Christian humanism

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Leonardo da Vinci's Vitruvian Man (c. 1490) shows the correlations of ideal human body proportions with geometry described by the ancient Roman architect Vitruvius in his De Architectura. Vitruvius described the human figure as being like the principal source of proportion among the Classical orders of architecture. Da Vinci Vitruve Luc Viatour.jpg
Leonardo da Vinci's Vitruvian Man (c. 1490) shows the correlations of ideal human body proportions with geometry described by the ancient Roman architect Vitruvius in his De Architectura . Vitruvius described the human figure as being like the principal source of proportion among the Classical orders of architecture.

Christian humanism regards humanist principles like universal human dignity, individual freedom and the importance of happiness as essential and principal components of the teachings of Jesus. It emerged during the Renaissance with strong roots in the patristic period.


Historically, major forces shaping the development of Christian humanism was the Christian doctrine that God, in the person of Jesus, became human in order to redeem humanity, and the further injunction for the participating human collective (the church) to act out the life of Christ. [1] Many of these ideas had emerged among the patristics, and would develop into Christian humanism in the late 15th century, through which the ideals of "common humanity, universal reason, freedom, personhood, human rights, human emancipation and progress, and indeed the very notion of secularity (describing the present saeculum preserved by God until Christ’s return) are literally unthinkable without their Christian humanistic roots." [2] [3] [4] Though there is a common association of humanism with agnosticism and atheism in popular culture, this association developed in the 20th century and non-humanistic forms of agnosticism and atheism have long existed. [5]


The initial distinguishing factor between Christian humanism and other varieties of humanism is that Christian humanists not only discussed religious or theological issues in some or all their works (as did all Renaissance humanists) but according to Charles Nauert;

made a connection between their humanistic teaching and scholarship on classical languages and literature, on the one hand, and on the other hand, their study of ancient Christianity, including the Bible and the Church Fathers... Even more important, they associated their scholarly work (classical as well as biblical and patristic) with a determination to bring about a spiritual renewal and institutional reform of Christian society. That connection between their scholarly efforts and their longing for spiritual and institutional renewal is the specific characteristic that distinguishes “Christian humanists” as a group from other humanists who just happened to be religious." [6]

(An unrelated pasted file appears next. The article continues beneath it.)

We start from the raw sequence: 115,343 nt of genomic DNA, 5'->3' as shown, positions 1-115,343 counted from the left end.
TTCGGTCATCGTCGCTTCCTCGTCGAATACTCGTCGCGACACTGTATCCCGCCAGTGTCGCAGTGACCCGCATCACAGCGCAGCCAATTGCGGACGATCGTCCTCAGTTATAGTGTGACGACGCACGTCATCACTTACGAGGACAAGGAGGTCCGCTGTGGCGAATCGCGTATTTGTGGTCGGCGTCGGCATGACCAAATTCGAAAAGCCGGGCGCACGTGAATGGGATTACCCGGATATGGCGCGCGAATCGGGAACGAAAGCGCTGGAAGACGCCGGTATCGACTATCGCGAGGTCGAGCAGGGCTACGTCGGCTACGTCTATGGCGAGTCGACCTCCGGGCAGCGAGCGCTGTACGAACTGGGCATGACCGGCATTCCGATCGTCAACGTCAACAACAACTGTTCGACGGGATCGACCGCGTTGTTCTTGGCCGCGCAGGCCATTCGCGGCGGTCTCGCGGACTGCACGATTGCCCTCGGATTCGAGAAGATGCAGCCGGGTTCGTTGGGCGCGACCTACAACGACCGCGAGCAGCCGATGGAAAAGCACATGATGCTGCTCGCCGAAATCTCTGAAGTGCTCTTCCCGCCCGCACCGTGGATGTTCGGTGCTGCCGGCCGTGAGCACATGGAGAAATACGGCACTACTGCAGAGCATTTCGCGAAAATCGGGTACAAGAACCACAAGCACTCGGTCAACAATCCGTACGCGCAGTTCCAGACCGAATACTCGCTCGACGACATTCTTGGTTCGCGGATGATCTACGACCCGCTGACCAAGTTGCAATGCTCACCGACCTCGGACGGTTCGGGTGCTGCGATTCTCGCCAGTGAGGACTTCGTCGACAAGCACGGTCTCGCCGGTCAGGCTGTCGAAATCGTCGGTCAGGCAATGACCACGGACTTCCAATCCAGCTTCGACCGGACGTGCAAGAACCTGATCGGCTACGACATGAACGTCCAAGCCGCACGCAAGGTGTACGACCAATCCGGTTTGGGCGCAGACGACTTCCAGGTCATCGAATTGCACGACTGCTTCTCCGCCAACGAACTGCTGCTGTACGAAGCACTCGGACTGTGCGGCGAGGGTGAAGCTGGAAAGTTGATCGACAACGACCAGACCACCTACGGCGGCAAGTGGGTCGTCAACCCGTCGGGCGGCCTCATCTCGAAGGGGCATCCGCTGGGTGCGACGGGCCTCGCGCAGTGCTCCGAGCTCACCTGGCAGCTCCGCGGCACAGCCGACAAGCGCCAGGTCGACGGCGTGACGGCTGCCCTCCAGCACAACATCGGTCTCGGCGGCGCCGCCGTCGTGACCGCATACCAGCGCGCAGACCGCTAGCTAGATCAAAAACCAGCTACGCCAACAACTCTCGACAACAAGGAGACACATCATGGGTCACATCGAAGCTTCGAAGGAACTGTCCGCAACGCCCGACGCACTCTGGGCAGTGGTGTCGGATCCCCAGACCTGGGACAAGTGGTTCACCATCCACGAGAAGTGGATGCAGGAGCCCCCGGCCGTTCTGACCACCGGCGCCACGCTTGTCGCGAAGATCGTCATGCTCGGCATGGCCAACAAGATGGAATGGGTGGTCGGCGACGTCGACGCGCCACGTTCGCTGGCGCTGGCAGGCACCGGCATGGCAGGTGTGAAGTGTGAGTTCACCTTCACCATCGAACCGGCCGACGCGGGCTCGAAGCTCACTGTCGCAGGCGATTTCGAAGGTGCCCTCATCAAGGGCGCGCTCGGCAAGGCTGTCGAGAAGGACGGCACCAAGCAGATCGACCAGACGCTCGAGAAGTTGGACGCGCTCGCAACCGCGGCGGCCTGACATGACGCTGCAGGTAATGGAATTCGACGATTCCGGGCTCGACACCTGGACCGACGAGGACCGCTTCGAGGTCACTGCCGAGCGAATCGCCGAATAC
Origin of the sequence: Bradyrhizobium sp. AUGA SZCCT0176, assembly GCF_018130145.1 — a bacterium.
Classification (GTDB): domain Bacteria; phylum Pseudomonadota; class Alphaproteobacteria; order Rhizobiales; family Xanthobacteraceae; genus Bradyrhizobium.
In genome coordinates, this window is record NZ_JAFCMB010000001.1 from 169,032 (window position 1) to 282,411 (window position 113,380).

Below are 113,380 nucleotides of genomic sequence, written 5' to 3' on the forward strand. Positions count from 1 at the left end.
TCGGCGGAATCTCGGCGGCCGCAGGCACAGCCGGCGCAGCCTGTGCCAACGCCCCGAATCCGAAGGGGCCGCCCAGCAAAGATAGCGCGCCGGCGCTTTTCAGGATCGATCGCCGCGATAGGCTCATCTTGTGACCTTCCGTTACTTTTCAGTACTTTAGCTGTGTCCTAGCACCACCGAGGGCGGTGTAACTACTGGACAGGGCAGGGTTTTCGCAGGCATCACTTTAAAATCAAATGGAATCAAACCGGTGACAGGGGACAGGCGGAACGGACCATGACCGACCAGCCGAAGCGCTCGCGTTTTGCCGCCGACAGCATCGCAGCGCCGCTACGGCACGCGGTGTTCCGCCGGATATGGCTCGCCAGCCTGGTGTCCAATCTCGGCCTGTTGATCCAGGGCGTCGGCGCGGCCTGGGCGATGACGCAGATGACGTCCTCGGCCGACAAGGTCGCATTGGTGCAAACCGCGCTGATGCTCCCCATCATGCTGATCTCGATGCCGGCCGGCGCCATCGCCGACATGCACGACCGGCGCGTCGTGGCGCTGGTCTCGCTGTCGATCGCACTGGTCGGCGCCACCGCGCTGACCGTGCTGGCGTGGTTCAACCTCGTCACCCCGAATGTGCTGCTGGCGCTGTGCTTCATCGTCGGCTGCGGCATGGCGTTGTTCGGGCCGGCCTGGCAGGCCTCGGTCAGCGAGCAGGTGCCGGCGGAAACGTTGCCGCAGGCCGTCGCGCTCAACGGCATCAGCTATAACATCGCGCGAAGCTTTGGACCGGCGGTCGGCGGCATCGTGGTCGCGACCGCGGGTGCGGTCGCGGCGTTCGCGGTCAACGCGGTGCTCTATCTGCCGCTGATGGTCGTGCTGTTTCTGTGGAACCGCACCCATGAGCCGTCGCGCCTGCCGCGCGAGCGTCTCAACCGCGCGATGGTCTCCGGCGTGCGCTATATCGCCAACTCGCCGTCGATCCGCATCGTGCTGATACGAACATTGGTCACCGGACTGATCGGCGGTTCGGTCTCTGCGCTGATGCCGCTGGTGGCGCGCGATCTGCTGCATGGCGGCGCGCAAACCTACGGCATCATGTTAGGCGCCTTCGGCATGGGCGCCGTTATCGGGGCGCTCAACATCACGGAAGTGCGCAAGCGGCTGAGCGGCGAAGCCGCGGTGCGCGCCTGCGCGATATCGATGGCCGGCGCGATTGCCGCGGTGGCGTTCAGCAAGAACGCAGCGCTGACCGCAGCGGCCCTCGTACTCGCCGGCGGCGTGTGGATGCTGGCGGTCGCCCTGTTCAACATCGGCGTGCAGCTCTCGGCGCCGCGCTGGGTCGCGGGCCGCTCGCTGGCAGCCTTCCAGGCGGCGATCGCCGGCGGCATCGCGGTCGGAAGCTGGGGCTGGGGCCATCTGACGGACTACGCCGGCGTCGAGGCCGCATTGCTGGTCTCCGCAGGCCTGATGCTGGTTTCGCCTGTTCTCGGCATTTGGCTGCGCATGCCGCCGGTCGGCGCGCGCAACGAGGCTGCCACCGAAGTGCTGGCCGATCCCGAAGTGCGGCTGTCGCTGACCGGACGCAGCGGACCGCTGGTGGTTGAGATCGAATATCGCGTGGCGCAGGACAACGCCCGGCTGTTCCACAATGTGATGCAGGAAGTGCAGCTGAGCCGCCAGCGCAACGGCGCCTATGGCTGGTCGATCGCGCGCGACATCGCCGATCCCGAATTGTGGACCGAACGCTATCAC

Christian humanism originated towards the end of the 15th century with the early work of figures such as Jakob Wimpfeling, John Colet, and Thomas More and would go on to dominate much of the thought in the first half of the 16th century with the emergence of widely influential Renaissance and humanistic intellectual figures like Jacques Lefèvre d'Étaples and especially Erasmus, who would become the greatest scholar of the northern Renaissance. [6] These scholars used much of their intellectual work towards reforming the church and reviving spiritual life through humanist education, and were highly critical of the corruption they saw in the Church and ecclesiastical life. They would combine the greatest morals in the pre-Christian moral philosophers, such as Cicero and Seneca with Christian interpretations deriving from study of the Bible and Church Fathers.

Jakob Wimpfeling

Although the first humanists did little to orient their intellectual work towards reforming the church and reviving spiritual life through humanist education, the first pioneering signs and practices of this idea emerged with Jakob Wimpfeling (1450-1528), a Renaissance humanist and theologian. Wimpfeling was very critical of ecclesiastical patronage and criticized the moral corruption of many clergymen, however, his timidity stopped him from converting his work from speech to action for fear of controversy. Though he loved reading many of the classics of the writings of classical antiquity, he feared introducing them to mainstream Christianity and sought to use the works of the Latin Church Fathers and a few Christian poets from the Late Roman Empire towards creating a new form of education that would provide church leaders educated in Christian religion, prominent Church authors and a few important classical writings and hence improve Christendom's condition. [7]

John Colet

Portrait of John Colet John Colet.jpg
Portrait of John Colet

John Colet (1467-1519) was another major figure in early Christian humanism, exerting much more cultural influence than his older contemporary, Jakob Wimpfeling. Being attracted to Neoplatonic philosophers like Marsilio Ficino and Pico della Mirandola and gaining an appreciation for humanistic methods of analyzing texts and developing detailed ideas and principles regarding them, he used this humanistic method and begun giving it a biblical applications to the epistles of Paul the Apostle. In 1505, he completed his doctorate in theology, and then became a dean at St. Paul's Cathedral. From there, he used his fortune to found near the cathedral St Paul's School for boys. The school was humanistic, both in its teaching of Latin and moral preparation of its students, as well as its recruitment of prominent humanists to recommend and compose new textbooks for it. The best Christian authors were taught, as well as a handful of pagan texts (predominantly Cicero and Virgil), however, his restrictions on the teaching of other classical texts was seen as anti-humanistic and quickly reverted by the schools headmasters. After his death, his school at St. Paul's would become an influential humanistic school. He was very critical of many church leaders. [8] Colet failed to recognize the importance of mastering Greek when it came to application of humanistic methods to biblical texts, which would be the greatest strength of the work of Erasmus. [9]

Jacques Lefèvre d'Étaples